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Meta-analysis of associations of interleukin-28B polymorphisms rs8099917 and rs12979860 with development of hepatitis virus-related hepatocellular carcinoma

Authors Zhang Y, Zhu S, Chen J, Li L

Received 23 January 2016

Accepted for publication 15 March 2016

Published 30 May 2016 Volume 2016:9 Pages 3249—3257

DOI https://doi.org/10.2147/OTT.S104904

Checked for plagiarism Yes

Review by Single-blind

Peer reviewers approved by Dr Triparna Sen

Peer reviewer comments 2

Editor who approved publication: Professor Min Li


Yu Zhang,* Shao-Liang Zhu,* Jie Chen,* Le-Qun Li

Department of Hepatobiliary Surgery, Affiliated Tumor Hospital of Guangxi Medical University, Nanning, People’s Republic of China

*These authors contributed equally to this work

Background: This meta-analysis aimed to assess available evidence on possible associations of interleukin-28B polymorphisms rs8099917 and rs12979860 with development of hepatitis virus-related hepatocellular carcinoma (HCC).
Methods:
PubMed, EMBASE, Google Scholar, and the Chinese National Knowledge Infrastructure databases were systematically searched to identify relevant studies. Meta-analyses were performed to examine the association of interleukin-28B rs8099917 G/T and rs12979860 T/C polymorphisms with development of hepatitis virus-related HCC. Odds ratios (ORs) and 95% confidence intervals (CIs) were calculated.
Results: A total of ten studies involving 2,529 cases and 2,412 controls were included. The G-allele and GT genotype of rs8099917 were significantly associated with increased risk of hepatitis B virus (HBV)-related HCC (allelic model, OR 1.49, 95% CI 1.13–1.96, P=0.005; heterozygous model, OR 1.39, 95% CI 1.04–1.88, P=0.03). Conversely, the TT genotype was found to be significantly associated with lower risk of HBV-related HCC (dominant model, OR 0.68, 95% CI 0.51–0.91, P=0.01). Similar results were observed in the subgroup of Chinese patients and controls. In the pooled data set, the T-allele and TT genotype of rs12979860 showed a significant association with increased HCC risk (allelic model, OR 1.36, 95% CI 1.05–1.78, P=0.02; recessive model, OR 1.75, 95% CI 1.28–2.39, P=0.005; homozygous model, OR 1.99, 95% CI 1.41–2.80, P<0.001). Subgroup analysis based on ethnicity and etiology showed rs12979860 polymorphism to be significantly associated with HCC risk in Caucasians, especially hepatitis C virus-related HCC, according to all five genetic models. In contrast, only the TT genotype of rs12979860 was found to be significantly associated with increased risk of HBV-related HCC, especially in Asians.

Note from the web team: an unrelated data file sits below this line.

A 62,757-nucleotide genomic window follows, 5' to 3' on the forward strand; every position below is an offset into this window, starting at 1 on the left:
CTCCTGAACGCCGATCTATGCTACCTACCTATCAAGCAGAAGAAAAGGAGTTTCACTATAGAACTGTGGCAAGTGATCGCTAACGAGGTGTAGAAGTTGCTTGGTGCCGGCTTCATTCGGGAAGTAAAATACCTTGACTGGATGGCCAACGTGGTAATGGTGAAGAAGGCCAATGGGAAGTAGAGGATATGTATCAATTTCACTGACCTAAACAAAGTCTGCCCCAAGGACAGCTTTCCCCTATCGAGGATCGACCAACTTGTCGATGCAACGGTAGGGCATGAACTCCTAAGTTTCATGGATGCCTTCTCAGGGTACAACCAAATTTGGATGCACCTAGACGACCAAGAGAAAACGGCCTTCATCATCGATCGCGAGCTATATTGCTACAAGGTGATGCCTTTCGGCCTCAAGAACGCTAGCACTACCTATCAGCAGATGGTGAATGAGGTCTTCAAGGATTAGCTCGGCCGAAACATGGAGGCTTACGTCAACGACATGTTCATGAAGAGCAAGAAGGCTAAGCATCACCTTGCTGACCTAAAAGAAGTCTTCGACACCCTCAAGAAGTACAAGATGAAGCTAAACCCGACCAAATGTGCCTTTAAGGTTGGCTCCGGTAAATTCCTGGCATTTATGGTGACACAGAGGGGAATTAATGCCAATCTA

Conclusion: The G-allele of rs8099917 may confer elevated risk of HBV-related HCC, while the wild-type TT genotype may protect against the disease. The T-allele of rs12979860 may increase the risk of HCC, in Caucasians, especially hepatitis C virus-related HCC. The TT genotype of rs12979860 may confer increased risk of HBV-related HCC, especially in Asians. These conclusions should be verified in large, well-designed studies.

Keywords: interleukin-28B, polymorphisms, hepatitis virus-related hepatocellular carcinoma, meta-analysis

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